I am asking this question as part hypothetical, part reality. At this point though, mostly hypothetical.
I am a new rider. I am just beginning lessons again after almost 15 years away from horses. I am a voracious reader and have spent years reading about horses, but have spent that time not actually being near horses.
Unfortunately, I can't fight the horse fever. I am more strongly wanting a horse of my own every day.
It has always been my dream to have an unbroken foal and break it. I think that bond is something unbeatable.
If I were to work with a trainer about half the time, and the other half of the time be alone with the horse, what are my chances of doing this right? I want a horse, but not at the expense of it being done badly.
And whether or not, you are afraid of messing things up. Because, the reality is...no body is perfect. And you will make mistakes. But the difference is, do you learn from them and do you keep common sense so that those mistakes are not physically damaging to the horse or you.
So...like, for example, that you don't push the horse so far that it rears and flips over. But that you do insist that the horse does what you want without giving the horse a release of pressure that might reward a "wrong" answer that can turn into a bad habit.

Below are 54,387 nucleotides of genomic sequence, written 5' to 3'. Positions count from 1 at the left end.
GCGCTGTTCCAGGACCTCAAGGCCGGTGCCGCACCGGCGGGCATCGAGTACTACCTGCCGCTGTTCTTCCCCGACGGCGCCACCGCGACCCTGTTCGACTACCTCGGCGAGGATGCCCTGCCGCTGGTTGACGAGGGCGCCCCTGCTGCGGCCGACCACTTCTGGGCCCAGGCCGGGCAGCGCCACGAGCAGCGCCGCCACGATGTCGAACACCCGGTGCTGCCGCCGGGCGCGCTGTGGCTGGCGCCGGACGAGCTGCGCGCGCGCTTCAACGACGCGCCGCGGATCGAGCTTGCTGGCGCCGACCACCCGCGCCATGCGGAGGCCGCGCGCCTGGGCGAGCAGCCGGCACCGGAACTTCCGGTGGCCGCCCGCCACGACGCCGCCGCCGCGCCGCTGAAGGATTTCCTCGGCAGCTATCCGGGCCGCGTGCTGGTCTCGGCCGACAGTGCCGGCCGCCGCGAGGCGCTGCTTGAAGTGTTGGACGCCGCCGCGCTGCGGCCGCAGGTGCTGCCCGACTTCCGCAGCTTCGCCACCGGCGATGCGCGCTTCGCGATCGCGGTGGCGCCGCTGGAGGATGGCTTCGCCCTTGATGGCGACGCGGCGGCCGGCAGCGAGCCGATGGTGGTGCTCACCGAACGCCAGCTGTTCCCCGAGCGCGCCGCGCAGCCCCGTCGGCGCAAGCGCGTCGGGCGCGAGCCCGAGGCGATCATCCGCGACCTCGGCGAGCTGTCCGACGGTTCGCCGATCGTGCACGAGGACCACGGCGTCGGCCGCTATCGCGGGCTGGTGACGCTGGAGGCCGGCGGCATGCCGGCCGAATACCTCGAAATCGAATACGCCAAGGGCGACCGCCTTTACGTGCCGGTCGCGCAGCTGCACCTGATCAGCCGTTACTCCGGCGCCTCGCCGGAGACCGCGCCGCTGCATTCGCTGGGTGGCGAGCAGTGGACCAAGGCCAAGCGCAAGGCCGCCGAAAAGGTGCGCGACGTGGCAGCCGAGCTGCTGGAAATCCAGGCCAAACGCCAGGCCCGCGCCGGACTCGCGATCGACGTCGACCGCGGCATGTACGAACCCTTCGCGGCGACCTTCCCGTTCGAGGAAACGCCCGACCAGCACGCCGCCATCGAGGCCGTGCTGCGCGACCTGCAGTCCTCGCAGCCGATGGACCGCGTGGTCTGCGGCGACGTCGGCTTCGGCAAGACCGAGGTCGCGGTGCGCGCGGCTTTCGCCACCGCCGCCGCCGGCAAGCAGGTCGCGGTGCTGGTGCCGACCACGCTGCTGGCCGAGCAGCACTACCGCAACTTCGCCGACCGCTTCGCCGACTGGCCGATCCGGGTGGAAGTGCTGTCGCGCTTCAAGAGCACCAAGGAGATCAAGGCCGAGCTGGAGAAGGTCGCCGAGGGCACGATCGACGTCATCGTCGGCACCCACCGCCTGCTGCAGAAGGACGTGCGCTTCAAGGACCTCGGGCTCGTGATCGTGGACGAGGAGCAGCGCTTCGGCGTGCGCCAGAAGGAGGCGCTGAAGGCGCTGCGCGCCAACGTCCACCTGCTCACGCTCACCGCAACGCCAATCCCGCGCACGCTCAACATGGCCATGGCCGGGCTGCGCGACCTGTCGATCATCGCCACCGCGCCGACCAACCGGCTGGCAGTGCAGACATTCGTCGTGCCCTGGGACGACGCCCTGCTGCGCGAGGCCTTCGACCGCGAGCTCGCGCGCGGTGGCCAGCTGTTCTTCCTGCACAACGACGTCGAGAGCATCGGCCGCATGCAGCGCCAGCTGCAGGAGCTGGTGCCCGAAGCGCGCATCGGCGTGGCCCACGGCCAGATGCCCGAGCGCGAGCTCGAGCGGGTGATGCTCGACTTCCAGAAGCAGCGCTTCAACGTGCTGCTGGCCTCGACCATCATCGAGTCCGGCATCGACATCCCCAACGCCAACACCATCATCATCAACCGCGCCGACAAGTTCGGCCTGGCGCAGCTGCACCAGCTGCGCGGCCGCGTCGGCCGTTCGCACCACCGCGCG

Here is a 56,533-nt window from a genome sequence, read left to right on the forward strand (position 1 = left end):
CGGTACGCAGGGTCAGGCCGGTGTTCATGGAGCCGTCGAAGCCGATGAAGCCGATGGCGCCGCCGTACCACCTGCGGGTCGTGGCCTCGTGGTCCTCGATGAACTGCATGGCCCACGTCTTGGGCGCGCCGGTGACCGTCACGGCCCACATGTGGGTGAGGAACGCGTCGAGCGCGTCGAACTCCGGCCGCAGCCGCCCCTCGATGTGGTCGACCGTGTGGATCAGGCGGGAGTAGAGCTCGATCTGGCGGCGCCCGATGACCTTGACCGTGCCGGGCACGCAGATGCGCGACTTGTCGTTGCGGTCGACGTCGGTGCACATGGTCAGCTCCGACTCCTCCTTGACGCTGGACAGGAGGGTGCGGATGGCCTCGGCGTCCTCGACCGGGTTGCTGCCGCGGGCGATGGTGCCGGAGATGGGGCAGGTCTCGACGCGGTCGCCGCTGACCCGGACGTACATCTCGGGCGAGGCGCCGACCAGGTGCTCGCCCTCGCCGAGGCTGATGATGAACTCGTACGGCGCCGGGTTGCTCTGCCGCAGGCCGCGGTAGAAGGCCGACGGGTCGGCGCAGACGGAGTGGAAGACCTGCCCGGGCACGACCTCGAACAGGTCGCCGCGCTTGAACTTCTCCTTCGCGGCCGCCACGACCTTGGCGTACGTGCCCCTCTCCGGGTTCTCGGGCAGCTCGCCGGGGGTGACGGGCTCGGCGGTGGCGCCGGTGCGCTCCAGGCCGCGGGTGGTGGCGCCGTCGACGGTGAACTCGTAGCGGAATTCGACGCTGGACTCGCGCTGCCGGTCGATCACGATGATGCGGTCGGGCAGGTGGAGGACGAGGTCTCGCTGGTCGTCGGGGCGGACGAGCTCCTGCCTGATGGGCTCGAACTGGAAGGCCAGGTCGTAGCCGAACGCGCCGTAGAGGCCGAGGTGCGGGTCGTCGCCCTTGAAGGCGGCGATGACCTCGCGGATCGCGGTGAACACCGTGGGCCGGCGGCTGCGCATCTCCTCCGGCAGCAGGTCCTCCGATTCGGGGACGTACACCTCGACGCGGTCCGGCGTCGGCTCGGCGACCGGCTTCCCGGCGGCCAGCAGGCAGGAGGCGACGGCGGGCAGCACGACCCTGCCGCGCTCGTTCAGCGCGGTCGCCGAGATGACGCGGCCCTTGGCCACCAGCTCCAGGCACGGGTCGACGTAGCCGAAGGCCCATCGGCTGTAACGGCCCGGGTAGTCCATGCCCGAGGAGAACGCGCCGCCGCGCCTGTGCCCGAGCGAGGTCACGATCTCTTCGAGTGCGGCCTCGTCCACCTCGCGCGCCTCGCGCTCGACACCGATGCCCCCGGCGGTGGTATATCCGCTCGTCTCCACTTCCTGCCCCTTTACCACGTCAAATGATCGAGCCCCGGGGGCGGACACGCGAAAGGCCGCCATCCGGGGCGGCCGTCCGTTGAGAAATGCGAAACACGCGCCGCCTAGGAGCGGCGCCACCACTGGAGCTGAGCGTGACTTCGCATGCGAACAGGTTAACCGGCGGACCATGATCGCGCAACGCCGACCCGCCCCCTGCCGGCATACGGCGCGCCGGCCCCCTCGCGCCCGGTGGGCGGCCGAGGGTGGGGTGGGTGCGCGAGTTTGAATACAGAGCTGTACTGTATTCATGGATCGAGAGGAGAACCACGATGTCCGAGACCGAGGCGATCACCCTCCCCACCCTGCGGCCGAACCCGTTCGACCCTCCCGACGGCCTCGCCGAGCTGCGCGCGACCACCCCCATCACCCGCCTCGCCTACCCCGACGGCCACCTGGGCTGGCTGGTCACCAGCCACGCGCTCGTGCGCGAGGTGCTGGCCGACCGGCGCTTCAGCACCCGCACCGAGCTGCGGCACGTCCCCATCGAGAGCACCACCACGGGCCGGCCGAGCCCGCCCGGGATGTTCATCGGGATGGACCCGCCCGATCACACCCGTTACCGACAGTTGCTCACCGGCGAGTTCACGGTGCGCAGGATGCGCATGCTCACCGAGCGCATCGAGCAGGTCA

You can't be afraid of messing up. If you are. You can make mistakes that cause bad habits that can be tough to change.
If you are at all impatient, it won't work. If you wear a watch and think "shouldn't this of been done by now?" or "that's good enough, I'm bored of this. Let's just do the next step and see what happens"..... then it's not going to work.
BUT if you are an exceptional listener and you take every detail your trainer says to you (given you find a truly good trainer who has yours and the horse's best interest at heart, who is also not going to rush anything...and I mean NOT rushing anything at all, but baby stepping through it all)..... then, yeah, it can work just fine.
Look for a trainer who is willing to take the time to go through every single step of training with you. No rush jobs at all. The more details you are aware of, the better life you make for the horse (which is the most important thing. Clear communication for a good partnership)
One of my best clients that I have ever had....was a 53 year old business man who rode a horse when he was 12 and none since. He wanted to get a horse to start himself. He wanted it to count. He got a Mustang from the BLM. A wild Mustang that has never been handled before.
Everyone....and I do mean everyone...thought he was crazy and going to die. Everyone was worried about him.
He started out by reading and watching everything he could about Natural Horsmanship (your best bet because it is geared toward newbies. It's got baby steps that are easy to follow with the help of a trainer)....and he started out with Parelli.
The owner wasn't clear about the part on sensitizing (the use of pressure and the horse looking for the release, being rewarded for that).
He desensitized the horse a lot. So, when the horse was no longer scared of being touched (he could groom her) he started to teach the horse to give to pressure. Well, the horse said NO (she bucked and charged on a lead line). And so, the owner called me.